Islamic State militants pose 'biggest threat' to US
Islamic State militants are the most dangerous threat America has faced in years, top US officials have warned.
Defence Secretary Chuck Hagel said US strikes had weakened IS in Iraq, but the group could be expected to regroup.
America's top general Martin Dempsey said IS fighters could not be defeated without attacking its base in Syria.
The conflict has fuelled sectarian tensions in Iraq. In the latest attack, dozens of people have been killed in an attack on a Sunni mosque.
Officials say that during Friday prayers a suicide bomber detonated explosives inside the mosque in the eastern province of Diyala, and gunmen fired on fleeing worshippers.
It is not clear which group carried out the attack. The area has seen recent fighting between Iraqi troops backed by Shia militias and IS, a Sunni jihadist group,'Apocalyptic vision'
Speaking at a news conference on Thursday, Mr Hagel described IS as an imminent threat.
"They are beyond just a terrorist group. They marry ideology, a sophistication of strategic and tactical military prowess, they are tremendously well-funded. This is beyond anything that we have seen."
Meanwhile, Gen Dempsey, the chairman of the US Joint Chiefs of Staff, said IS was "an organisation that has an apocalyptic, end-of-days strategic vision and which will eventually have to be defeated".
"To your question, can they be defeated without addressing that part of their organisation which resides in Syria? The answer is no. That will have to be addressed on both sides of what is essentially at this point a non-existent border."
Neither Mr Hagel nor Gen Dempsey announced a change in the limited military campaign adopted by Barack Obama, and the US president is unlikely to deepen his involvement in Iraq or Syria, the BBC's Barbara Plett Usher in Washington reports.
But US officials did not rule out additional action against IS in Iraq or Syria, our correspondent adds.
Britain said it would not work with Syrian President Bashar al-Assad in the battle against IS, despite suggestions from a retired top general that it should do so.
The warnings come after IS beheaded US journalist James Foley. The US has now begun a criminal investigation into his death, with US Attorney General Eric Holder warning that the country has a "long memory".
It has emerged that a special US military mission tried but failed earlier this summer to rescue Mr Foley and other US hostages held in Syria.
In the UK, police and security services are trying to identify the jihadist who appeared in footage of Mr Foley's killing.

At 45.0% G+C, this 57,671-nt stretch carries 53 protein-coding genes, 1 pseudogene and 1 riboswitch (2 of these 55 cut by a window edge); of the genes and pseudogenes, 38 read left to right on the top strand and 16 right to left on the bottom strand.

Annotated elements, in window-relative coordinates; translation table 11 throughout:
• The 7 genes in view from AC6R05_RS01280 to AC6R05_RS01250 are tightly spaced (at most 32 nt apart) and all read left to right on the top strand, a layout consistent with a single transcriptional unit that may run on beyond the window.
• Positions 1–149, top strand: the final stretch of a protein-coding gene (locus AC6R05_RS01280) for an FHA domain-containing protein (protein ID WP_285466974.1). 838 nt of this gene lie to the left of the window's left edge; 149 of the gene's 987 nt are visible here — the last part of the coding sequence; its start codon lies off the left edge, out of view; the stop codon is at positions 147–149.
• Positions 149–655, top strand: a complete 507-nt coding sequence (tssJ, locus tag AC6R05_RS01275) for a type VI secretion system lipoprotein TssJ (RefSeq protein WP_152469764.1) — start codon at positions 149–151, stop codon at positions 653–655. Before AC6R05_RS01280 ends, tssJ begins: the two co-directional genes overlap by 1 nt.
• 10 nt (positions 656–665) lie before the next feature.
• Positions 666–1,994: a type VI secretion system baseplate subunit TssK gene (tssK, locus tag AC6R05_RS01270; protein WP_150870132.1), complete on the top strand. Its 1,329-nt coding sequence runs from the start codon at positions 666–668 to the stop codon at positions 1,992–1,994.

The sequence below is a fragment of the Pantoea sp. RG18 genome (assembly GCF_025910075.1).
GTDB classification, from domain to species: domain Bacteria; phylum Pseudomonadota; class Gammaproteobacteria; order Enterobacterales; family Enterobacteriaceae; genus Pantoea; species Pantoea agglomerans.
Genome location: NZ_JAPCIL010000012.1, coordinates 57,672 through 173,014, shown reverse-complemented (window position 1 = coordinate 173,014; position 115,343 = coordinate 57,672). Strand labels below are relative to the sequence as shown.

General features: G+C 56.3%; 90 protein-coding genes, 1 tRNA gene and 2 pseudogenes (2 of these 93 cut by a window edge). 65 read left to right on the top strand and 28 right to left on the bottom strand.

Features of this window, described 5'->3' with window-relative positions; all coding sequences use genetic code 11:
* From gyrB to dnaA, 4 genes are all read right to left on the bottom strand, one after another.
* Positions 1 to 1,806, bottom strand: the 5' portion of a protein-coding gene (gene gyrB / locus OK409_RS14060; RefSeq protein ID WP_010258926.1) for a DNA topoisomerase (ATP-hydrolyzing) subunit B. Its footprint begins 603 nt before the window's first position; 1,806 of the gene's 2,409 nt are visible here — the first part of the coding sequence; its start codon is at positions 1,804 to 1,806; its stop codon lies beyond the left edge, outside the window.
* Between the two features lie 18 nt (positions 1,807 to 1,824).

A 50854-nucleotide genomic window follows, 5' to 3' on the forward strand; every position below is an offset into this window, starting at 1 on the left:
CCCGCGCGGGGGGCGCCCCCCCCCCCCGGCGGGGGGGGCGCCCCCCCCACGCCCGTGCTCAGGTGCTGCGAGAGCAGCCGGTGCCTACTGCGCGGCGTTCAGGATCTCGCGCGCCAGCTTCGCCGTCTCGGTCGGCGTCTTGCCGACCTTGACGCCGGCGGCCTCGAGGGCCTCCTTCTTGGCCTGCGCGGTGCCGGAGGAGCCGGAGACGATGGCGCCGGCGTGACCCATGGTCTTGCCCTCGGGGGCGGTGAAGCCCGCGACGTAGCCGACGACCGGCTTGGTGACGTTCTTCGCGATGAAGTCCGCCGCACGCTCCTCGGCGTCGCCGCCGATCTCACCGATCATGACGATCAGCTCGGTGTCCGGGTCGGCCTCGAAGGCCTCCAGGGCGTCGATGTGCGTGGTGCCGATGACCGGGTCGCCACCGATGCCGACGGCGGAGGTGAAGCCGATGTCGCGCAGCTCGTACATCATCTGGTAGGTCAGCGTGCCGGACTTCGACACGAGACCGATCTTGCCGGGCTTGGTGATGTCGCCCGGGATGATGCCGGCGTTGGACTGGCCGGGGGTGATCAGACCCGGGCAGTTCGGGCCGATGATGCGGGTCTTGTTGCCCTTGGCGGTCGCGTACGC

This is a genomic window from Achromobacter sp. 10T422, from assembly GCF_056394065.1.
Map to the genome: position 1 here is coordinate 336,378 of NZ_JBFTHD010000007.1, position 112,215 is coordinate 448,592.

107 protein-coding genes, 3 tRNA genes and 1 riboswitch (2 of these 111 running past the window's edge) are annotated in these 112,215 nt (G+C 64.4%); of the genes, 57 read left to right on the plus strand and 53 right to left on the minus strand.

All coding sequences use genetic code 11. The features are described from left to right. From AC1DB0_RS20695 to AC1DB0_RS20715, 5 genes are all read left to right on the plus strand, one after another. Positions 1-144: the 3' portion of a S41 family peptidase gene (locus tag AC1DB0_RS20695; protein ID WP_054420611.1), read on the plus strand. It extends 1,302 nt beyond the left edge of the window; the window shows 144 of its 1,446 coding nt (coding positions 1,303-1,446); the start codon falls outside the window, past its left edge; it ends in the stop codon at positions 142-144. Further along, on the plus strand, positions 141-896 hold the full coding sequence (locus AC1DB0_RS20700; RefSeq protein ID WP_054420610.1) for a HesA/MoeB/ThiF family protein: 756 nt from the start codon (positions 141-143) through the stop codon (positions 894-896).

Unconfirmed reports suggest the man - who had an English accent - is from London or south-east England.
In the video of Mr Foley's murder, IS militants threatened to kill another American if the US did not stop its air strikes against the group in northern Iraq.
US air strikes have continued near Mosul despite the warning.
On Wednesday, President Obama vowed to bring the perpetrators to justice.
"We will be vigilant and we will be relentless," he said. "When people harm Americans, anywhere, we do what's necessary to see that justice is done."Air strikes intensify
The US has been conducting air strikes across Iraq since 8 August, as part of a campaign against IS.
US aircraft destroyed or damaged four IS vehicles and several bomb placements in strikes near the strategic Mosul Dam in northern Iraq on Thursday, the military said.
There have been a total of 90 air strikes across Iraq since operations began, the Pentagon said. Of those, 57 have been near the dam.
The US said Iraqi troops and Kurdish fighters had recaptured the dam with American assistance on Monday.
IS has waged a violent campaign in Iraq and Syria, seizing large swathes of both countries.
The violence has displaced an estimated 1.2 million people in Iraq alone.
- Formed out of al-Qaeda in Iraq (AQI) in 2013, IS first captured Raqqa in eastern Syria
- By early 2014 it controlled Falluja in western Iraq
- Has since captured broad swathes of Iraq, seizing the northern city of Mosul in June
- Fighting has displaced at least 1.2 million Iraqis
- Pursuing an extreme form of Sunni Islam, IS has persecuted non-Muslims such as Yazidis and Christians, as well as Shia Muslims, whom it regards as heretics
- In July alone, IS expanded dramatically, recruiting some 6,300 new fighters largely in Raqqa, an activist monitoring group said